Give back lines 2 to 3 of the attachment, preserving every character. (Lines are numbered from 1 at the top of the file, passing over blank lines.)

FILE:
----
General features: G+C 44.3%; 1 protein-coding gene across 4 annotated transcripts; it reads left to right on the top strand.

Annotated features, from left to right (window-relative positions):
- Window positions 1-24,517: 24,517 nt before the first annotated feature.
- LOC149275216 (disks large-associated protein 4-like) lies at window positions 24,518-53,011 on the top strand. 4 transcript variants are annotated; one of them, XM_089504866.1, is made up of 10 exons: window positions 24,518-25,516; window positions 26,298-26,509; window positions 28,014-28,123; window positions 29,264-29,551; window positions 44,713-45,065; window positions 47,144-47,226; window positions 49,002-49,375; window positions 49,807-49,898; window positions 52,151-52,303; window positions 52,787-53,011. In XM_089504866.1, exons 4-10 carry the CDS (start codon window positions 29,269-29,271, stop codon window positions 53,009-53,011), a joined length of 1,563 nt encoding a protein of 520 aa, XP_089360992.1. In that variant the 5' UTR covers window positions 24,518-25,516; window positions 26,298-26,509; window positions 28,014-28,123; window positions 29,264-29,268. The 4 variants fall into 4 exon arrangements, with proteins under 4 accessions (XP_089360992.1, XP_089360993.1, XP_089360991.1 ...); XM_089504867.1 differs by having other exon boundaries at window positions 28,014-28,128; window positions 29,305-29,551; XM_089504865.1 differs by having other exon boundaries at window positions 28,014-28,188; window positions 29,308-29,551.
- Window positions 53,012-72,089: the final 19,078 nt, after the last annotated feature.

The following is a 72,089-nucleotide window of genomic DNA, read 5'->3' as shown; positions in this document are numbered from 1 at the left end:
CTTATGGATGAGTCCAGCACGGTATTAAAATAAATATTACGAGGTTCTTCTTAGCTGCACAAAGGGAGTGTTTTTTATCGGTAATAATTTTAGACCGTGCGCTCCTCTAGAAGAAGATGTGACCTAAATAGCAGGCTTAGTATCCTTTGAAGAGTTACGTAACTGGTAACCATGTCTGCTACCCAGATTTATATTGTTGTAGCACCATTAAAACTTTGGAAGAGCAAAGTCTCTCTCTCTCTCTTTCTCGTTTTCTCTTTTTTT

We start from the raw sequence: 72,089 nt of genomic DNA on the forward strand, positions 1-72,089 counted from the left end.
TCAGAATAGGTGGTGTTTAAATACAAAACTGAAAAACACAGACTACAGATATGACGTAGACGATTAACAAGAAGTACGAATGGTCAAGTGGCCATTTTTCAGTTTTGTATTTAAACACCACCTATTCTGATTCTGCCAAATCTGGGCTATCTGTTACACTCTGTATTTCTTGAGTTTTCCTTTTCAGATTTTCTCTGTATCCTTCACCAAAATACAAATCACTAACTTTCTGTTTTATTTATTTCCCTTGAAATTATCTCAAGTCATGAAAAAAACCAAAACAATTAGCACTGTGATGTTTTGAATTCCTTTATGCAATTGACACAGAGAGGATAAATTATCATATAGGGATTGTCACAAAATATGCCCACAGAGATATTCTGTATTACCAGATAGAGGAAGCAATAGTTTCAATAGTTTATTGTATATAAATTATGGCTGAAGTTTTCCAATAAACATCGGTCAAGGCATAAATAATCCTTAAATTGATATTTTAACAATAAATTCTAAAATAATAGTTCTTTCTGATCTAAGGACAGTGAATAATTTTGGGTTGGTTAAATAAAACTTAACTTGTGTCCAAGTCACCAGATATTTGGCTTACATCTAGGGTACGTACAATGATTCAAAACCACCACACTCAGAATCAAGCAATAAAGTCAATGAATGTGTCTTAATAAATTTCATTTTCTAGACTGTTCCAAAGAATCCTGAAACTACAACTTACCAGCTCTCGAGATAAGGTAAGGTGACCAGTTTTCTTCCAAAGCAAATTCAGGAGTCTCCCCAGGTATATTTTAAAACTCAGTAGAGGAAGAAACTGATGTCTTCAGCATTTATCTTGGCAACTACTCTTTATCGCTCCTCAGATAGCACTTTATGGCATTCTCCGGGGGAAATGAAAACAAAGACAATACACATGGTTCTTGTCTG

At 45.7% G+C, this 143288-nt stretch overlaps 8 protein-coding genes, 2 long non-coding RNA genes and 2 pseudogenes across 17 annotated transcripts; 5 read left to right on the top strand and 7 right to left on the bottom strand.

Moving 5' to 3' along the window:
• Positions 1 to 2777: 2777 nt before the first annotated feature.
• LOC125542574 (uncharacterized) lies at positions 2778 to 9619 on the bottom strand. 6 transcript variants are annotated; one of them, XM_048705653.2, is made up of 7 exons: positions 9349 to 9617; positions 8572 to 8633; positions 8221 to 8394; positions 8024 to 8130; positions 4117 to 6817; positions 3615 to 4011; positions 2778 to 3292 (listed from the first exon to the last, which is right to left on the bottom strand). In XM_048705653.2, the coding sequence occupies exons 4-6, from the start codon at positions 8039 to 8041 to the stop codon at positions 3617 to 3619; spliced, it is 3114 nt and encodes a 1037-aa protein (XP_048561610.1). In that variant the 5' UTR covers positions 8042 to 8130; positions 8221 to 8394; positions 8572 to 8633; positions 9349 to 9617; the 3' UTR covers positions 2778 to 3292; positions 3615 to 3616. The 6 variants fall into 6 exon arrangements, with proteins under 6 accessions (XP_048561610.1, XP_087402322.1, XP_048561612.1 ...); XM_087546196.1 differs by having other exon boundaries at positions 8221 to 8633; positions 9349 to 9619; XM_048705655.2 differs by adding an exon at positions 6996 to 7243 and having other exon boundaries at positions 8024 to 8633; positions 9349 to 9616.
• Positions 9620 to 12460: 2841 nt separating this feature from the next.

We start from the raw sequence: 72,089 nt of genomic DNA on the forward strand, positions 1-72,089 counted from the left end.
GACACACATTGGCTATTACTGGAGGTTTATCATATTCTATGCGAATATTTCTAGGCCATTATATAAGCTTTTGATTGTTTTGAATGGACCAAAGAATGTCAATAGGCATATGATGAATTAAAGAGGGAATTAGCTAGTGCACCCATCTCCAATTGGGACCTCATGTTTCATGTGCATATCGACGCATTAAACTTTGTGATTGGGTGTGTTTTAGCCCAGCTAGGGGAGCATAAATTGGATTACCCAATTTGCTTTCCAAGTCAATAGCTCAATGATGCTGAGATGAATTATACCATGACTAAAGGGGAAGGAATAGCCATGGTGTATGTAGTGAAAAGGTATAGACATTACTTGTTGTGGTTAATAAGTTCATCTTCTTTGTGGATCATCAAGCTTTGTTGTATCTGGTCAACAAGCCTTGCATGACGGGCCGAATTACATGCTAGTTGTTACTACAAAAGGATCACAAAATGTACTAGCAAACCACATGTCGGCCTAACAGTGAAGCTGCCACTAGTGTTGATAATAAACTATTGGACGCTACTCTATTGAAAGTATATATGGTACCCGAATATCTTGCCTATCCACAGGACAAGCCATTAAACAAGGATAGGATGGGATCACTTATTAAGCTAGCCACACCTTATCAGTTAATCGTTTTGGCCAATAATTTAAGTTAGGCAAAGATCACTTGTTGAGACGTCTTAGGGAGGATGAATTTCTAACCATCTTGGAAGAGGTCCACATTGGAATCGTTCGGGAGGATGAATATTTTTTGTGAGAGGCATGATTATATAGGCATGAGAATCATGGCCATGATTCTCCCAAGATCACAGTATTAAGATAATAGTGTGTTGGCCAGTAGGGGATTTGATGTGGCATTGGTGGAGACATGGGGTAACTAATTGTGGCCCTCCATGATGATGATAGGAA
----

Annotated features, from left to right (window-relative positions):
- Window positions 1-24,517: 24,517 nt before the first annotated feature.